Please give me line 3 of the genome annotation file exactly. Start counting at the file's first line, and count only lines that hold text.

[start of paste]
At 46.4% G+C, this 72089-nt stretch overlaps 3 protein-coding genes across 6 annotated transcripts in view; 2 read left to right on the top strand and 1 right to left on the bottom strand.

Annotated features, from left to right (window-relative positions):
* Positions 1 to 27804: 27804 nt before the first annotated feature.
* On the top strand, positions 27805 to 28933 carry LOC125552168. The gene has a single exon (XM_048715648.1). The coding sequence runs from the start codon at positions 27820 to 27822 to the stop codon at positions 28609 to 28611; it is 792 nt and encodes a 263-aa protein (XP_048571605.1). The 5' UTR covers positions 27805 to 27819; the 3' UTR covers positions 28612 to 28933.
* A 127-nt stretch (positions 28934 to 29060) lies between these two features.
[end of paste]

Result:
* Positions 1 to 27804: 27804 nt before the first annotated feature.